Breyer next points out that Aereo subscribers don’t “receive performances in their capacities as owners or possessors of the underlying works.” Later, he explains that the decision “does not extend to those who act as owners or possessors of the relevant product.” The provider of the copyrighted work at issue is relevant because he initiates the process that results in potential infringement and is in a better position to know whether the particular copy was authorized and whether she has a right to copy or perform the work.
Breyer also notes that the holding is limited because “we have not considered whether the public performance right is infringed when the user of a service pays primarily for something other than the transmission of copyrighted works, such as the remote storage of content.” The range of uses of a particular service speaks to foreseeability and intent.
None of these facts by themselves are sufficient to show proximate causation. But taken together, they support the conclusion that Aereo is the legal cause of the harm and provide guidance to lower courts facing the question in future cases.
In Making Copies! Retiring the Volitional Conduct Test in Favor of Proximate Causation, I proposed that a proximate causation inquiry for cloud computing services that interact with copyrighted works should focus on the individual steps involved in the exploitation of a copyrighted work, including such considerations as the location of the equipment, the provision of the copyrighted work, the participation (or involvement) in the process, the range of uses of the service, and the dominion over any final copy. The Court’s analysis here looked at several of these factors.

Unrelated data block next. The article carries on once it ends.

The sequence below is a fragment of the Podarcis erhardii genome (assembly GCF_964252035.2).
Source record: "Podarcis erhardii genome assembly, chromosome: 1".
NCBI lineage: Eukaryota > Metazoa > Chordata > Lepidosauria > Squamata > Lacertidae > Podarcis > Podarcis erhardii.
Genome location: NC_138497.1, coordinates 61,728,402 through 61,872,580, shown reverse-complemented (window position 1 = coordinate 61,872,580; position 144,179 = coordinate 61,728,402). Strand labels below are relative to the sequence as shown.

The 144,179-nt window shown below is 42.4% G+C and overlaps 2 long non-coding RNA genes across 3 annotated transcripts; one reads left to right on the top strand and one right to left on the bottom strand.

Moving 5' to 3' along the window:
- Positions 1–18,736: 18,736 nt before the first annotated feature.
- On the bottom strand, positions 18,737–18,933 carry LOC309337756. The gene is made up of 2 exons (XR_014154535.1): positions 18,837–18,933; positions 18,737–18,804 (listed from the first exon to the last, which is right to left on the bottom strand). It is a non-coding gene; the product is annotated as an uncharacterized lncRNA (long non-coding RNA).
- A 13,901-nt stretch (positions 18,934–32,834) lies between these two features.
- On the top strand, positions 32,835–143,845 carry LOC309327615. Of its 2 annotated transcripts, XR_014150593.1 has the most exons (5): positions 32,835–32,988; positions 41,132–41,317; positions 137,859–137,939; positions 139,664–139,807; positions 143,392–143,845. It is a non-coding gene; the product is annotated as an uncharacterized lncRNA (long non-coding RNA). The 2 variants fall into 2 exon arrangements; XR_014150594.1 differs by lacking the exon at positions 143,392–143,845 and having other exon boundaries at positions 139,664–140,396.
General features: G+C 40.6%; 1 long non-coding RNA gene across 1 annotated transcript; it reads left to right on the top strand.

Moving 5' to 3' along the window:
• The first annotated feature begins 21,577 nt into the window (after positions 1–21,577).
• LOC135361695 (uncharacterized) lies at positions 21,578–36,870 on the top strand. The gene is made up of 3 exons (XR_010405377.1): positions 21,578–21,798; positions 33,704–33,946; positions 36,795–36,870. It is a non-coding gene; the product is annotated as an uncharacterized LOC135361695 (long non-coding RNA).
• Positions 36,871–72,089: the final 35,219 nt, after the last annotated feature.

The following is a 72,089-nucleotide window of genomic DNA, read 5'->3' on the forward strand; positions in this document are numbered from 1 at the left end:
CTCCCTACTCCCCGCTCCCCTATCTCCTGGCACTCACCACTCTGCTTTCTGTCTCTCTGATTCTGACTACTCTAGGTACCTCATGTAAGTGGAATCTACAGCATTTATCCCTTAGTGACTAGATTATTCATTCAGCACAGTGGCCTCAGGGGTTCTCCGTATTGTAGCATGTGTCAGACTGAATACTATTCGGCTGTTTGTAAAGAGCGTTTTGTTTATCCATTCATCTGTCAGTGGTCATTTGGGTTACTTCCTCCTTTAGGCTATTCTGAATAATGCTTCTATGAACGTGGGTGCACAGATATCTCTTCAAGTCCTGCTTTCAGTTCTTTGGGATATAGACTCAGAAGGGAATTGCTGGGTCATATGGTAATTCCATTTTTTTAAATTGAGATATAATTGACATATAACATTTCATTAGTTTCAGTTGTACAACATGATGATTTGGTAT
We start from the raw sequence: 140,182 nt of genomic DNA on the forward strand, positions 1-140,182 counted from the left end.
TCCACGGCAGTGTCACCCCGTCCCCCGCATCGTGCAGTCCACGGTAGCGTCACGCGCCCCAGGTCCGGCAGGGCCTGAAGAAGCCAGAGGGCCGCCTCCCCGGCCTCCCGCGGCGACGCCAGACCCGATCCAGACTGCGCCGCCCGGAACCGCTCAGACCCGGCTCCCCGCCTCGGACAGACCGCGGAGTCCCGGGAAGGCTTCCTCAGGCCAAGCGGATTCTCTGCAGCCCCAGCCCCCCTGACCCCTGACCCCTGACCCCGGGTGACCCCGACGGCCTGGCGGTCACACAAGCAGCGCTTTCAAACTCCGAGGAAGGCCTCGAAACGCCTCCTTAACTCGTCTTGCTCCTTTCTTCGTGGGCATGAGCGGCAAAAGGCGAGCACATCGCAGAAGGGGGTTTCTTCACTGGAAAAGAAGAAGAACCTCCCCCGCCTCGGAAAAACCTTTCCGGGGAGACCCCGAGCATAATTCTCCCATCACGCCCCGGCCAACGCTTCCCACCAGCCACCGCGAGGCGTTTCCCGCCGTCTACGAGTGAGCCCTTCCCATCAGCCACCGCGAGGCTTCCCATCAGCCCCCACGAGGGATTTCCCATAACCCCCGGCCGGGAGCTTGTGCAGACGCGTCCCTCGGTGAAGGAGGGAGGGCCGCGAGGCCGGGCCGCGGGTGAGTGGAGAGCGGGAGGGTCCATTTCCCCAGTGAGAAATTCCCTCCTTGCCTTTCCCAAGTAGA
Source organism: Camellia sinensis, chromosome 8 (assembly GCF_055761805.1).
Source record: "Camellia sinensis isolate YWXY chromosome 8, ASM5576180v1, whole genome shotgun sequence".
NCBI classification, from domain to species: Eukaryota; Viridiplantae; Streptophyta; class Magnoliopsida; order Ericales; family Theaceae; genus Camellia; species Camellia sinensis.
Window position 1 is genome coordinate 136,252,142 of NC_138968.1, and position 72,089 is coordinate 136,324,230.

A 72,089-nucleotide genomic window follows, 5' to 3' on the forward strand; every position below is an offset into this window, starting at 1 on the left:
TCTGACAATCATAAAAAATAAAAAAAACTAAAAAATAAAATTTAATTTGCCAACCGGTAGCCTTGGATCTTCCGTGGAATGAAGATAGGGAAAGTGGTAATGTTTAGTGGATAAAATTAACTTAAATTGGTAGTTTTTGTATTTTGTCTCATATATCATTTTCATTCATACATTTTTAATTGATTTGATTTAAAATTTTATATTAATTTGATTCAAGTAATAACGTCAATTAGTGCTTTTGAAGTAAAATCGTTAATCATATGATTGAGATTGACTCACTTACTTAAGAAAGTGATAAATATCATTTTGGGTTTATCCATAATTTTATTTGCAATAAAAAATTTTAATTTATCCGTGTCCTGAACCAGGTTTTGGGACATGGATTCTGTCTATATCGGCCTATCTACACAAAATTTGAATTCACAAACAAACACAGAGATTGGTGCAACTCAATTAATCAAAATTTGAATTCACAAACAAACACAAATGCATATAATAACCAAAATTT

But it also examined the service in light of the intent of the Copyright Act. Though it was able to resolve this case by looking at the very narrow intent of Congress to bring cable systems within the scope of the Act, future courts will need to look at other principles. I think it’s fair to say that the copyright law in general evinces three broad principles: (1) that a copyright owner’s exclusive rights to do or authorize any of the Section 106 acts are properly secured absent any limitation or exception, and (2) that copyright law is particularly concerned with acts that multiply copies or communicate works to the public, and (3) that any non-infringing conduct by an actor is not unduly curtailed. Analyzing proximate causation with those principles in mind, courts should be able to apply copyright law to cloud computing services in a consistent and logical manner.